Security cameras throughout a job site can often help determine whether or not Workers’ Compensation insurance should cover an injury.   

Are You Paying Too Much for Workers’ Compensation?

The agents at American Insuring Group specialize in Workers’ Compensation Insurance. They will work hard to ensure that you get quality Workers’ Comp Insurance at the best rates by comparing your costs with companies who are competing for your business.

Let us help you save money while still protecting your employees and your business by giving us a call at (800) 947-1270 or (610) 775-3848 or connect with us online.

Tags: Workers Compensation Insurance, Contractor Insurance, PA Workers Compensation Insurance, Contractor Safety Management

Recent Disasters Have Homeowners Wondering if They are Protected

Posted by David Ross on Sun, Aug 18, 2019

best-homeowners-insurance-300Recent disasters both near, like the flooding in Berks County, and far, like the destructive fire at the Notre Dame Cathedral, has many homeowners wondering whether they have enough Homeowners’ Insurance to protect their assets.  

The time to answer that question is now, not after a disaster when it’s too late.

 

Here are Three Questions Every Homeowner Should Ask:

How Will I Replace My Home if it is Completely Destroyed?

Homeowners insurance is meant to protect your personal property (furniture, electronics, clothing, etc.) and your home. You must make sure you have enough coverage to rebuild your life if everything is destroyed.

When determining the amount of coverage needed, some homeowners purchase the minimum amount of insurance required by their lenders. This is rarely (if ever) enough to rebuild your home if it is destroyed, let alone replace everything inside it.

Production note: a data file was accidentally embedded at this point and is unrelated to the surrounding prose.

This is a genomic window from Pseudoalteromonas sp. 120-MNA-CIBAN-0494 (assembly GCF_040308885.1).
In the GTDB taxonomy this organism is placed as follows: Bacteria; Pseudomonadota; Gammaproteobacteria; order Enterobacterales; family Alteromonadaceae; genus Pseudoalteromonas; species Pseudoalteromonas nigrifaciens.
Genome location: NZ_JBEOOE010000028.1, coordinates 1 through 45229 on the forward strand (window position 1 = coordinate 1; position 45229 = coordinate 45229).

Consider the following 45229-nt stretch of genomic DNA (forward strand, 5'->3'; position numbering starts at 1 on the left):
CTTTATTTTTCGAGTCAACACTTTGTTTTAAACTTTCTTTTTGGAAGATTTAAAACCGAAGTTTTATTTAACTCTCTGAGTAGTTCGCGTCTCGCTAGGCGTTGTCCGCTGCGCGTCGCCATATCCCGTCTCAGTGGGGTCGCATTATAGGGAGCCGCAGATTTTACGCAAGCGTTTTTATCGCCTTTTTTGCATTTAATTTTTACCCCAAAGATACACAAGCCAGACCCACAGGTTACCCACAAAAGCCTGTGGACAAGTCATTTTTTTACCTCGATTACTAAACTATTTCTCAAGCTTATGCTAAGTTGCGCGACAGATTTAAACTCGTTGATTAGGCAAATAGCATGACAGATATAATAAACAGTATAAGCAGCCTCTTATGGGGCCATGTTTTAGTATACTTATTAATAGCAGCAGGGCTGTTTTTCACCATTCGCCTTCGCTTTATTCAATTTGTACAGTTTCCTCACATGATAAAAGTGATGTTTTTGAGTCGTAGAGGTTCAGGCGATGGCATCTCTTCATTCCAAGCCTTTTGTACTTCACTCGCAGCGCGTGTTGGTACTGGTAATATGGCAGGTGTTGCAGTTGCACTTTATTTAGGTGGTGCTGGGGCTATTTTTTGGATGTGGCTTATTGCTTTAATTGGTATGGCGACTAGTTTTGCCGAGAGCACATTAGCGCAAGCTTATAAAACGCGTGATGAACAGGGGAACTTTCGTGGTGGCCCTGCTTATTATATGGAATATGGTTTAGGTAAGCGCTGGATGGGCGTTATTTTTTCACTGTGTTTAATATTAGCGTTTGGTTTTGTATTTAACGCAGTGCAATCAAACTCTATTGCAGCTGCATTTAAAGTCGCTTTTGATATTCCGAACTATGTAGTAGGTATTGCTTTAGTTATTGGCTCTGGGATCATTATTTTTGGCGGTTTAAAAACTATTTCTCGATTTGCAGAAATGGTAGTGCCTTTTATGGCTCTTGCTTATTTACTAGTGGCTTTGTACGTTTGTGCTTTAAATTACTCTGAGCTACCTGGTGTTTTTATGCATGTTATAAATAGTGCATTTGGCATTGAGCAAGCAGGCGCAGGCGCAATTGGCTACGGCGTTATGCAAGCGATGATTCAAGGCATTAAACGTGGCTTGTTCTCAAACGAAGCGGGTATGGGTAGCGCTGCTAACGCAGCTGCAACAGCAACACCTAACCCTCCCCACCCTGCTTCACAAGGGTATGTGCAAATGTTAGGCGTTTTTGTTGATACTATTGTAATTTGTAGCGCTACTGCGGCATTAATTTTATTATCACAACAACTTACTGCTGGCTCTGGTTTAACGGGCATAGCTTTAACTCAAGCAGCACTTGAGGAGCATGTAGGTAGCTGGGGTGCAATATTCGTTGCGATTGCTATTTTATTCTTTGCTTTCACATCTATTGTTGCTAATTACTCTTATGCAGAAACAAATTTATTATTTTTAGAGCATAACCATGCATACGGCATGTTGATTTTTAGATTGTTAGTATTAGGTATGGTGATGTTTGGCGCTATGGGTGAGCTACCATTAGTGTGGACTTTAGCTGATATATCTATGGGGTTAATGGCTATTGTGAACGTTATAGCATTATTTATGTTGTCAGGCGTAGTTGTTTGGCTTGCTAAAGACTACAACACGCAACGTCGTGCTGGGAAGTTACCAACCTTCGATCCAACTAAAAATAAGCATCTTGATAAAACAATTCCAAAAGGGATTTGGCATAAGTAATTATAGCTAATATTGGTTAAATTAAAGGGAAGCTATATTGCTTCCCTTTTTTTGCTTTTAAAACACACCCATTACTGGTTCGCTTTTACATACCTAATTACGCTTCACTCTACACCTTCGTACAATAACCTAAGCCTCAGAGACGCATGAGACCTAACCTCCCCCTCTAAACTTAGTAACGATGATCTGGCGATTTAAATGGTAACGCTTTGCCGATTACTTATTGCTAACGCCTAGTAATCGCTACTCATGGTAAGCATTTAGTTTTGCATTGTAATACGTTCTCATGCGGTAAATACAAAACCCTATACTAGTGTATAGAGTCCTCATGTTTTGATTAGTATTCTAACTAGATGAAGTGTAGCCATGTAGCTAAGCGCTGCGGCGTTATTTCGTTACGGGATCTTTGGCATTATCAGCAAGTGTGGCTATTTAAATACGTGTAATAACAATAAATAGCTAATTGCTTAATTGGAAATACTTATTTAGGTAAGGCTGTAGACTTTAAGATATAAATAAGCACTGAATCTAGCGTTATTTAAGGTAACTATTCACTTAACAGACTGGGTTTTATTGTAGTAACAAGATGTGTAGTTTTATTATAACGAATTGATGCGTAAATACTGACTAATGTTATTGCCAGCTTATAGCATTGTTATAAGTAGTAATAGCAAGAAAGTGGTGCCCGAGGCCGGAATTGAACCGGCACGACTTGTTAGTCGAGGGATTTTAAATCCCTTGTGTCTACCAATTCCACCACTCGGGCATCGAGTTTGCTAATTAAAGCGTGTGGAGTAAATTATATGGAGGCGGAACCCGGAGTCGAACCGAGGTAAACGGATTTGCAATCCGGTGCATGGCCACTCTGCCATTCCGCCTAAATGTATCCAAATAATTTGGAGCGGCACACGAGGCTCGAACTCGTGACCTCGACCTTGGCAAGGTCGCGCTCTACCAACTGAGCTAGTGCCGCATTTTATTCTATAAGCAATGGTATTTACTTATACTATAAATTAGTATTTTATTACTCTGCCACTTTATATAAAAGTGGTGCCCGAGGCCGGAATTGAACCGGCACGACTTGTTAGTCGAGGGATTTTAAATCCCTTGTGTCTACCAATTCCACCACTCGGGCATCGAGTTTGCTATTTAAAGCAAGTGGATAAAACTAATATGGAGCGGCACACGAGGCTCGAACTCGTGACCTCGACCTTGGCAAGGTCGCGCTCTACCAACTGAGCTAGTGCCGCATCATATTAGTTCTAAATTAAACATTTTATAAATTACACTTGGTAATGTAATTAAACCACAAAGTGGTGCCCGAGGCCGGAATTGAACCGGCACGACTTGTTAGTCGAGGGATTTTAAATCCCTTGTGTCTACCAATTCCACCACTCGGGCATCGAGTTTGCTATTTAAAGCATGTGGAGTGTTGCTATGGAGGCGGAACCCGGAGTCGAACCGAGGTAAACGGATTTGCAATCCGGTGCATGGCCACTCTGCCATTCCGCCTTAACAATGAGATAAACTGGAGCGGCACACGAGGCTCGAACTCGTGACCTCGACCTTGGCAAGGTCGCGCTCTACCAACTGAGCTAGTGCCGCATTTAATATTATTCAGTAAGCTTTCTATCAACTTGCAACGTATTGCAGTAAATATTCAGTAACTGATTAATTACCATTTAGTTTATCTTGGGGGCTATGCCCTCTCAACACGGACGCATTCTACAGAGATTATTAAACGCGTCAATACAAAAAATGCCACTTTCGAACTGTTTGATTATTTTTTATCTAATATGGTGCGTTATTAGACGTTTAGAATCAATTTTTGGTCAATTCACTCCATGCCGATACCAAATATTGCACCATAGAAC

Some homeowners base their coverage on the real estate value of their home rather than what it would cost to rebuild. Again, this amount of coverage is rarely if ever enough to rebuild your home and replace the contents within.

These misconceptions and mistakes in property descriptions along with rising construction costs and home improvements after the purchase of policies have resulted in about 60% of all U.S. homes being underinsured by an average of 20 %, according to Consumer Reports.

It’s essential that you talk to an experienced insurance agent to help you determine the amount of coverage that is right for you.

Here are three additional coverages you may want to consider for your home:

An Extended Replacement Cost policy provides additional insurance coverage of 20% or more over the limits of your policy, which can be crucial if there is a widespread disaster in your area and the cost of construction increases.

Ordinance or Law Coverage – If you need to rebuild your home, you may be subject to new and sometimes stricter building codes, which could increase the cost to rebuild.

Flood Insurance – Flood damage is usually not covered under a standard homeowner’s policy, and there was a time when only people living in high-risk flood zones purchased additional coverage for flooding. In recent years, people who never experienced flooding in their homes before are experiencing it now, and they have little or no insurance coverage to help with the cleanup and repairs.

How Will I Replace My Possessions if They are Destroyed?

Most homeowners’ insurance policies cover your home’s contents, but it’s essential to understand the difference between replacement cost and actual cash value. Replacement cost policies pay what you need to replace a damaged or destroyed item; whereas actual cash value pays what the item is worth at the time it is damaged or destroyed.

For example, if there’s a fire in your home and your 10-year-old kitchen appliances are destroyed and need to be replaced, an actual cash value policy will pay you what those 10-year-old appliances were worth when they were damaged, which is probably not enough to go out and buy new appliances to replace the damaged appliances.

How Will I Pay for Living Expenses If I Can’t Live in My Home?

Where will you live if your home is temporarily inaccessible or needs to be completely rebuilt? You might have a friend or relative who would take you in for a little while, but for many families, that is not a viable option.

Coverage for additional living expenses will cover part or all of the cost of hotels, meals, and other living expenses you would incur if you were displaced due to an insured disaster. It would not cover regular expenses like your mortgage or groceries.

Taking the time to answer these three questions now will help ensure that should a disaster strike, you will be financially prepared.

How Can You Protect Your Home and Family From Disaster?